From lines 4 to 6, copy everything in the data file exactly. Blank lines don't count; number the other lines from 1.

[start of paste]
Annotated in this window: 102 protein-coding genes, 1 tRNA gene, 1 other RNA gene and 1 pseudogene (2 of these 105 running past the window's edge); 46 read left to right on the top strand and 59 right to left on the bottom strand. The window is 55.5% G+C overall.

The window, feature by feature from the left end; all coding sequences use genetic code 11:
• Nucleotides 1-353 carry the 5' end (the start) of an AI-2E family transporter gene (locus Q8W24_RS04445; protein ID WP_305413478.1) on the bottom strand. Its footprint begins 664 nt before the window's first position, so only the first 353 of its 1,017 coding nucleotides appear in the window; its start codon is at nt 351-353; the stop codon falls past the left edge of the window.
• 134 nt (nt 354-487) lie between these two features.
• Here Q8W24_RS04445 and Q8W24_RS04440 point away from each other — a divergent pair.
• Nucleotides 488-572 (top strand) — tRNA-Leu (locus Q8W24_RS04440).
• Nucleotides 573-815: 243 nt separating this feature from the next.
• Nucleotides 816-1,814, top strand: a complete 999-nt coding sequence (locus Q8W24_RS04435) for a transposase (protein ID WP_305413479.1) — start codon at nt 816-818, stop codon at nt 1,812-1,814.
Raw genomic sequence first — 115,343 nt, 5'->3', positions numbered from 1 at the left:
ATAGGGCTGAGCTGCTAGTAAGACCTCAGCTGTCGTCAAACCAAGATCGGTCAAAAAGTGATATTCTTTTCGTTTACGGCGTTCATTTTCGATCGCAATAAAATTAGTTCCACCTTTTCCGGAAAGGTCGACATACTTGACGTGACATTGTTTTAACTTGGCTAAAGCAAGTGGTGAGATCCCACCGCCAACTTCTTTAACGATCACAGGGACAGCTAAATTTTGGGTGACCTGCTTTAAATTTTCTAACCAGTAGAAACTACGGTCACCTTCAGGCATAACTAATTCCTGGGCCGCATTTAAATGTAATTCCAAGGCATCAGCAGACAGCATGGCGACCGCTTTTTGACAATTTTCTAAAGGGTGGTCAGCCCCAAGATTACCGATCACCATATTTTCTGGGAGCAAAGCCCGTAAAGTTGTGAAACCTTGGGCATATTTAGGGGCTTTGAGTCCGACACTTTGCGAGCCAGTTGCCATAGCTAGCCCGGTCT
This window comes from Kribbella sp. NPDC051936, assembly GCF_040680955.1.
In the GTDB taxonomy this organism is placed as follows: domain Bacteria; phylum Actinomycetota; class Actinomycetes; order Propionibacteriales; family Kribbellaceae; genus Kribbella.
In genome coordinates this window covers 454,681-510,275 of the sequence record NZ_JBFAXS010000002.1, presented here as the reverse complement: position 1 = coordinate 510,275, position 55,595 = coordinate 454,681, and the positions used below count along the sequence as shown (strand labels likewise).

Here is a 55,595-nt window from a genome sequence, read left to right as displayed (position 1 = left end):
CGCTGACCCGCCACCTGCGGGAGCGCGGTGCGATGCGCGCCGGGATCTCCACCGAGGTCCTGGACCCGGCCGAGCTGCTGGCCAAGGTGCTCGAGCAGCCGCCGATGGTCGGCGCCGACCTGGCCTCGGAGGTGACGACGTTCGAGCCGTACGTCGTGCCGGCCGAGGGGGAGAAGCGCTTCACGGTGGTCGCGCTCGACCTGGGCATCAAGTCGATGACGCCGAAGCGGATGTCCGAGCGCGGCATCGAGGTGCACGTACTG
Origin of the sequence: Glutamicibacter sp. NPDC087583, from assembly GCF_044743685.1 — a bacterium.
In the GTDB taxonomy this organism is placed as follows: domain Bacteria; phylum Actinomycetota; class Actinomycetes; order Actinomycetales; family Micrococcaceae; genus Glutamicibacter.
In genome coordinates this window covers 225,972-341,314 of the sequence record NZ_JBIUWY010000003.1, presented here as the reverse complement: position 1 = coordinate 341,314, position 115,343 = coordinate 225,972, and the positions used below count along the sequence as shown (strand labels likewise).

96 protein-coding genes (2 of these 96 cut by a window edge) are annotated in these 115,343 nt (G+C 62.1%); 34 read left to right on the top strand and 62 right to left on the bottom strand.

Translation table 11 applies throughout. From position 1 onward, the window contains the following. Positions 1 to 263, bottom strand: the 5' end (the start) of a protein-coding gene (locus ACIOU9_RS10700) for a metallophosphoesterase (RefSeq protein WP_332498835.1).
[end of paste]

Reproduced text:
• 134 nt (nt 354-487) lie between these two features.
• Here Q8W24_RS04445 and Q8W24_RS04440 point away from each other — a divergent pair.
• Nucleotides 488-572 (top strand) — tRNA-Leu (locus Q8W24_RS04440).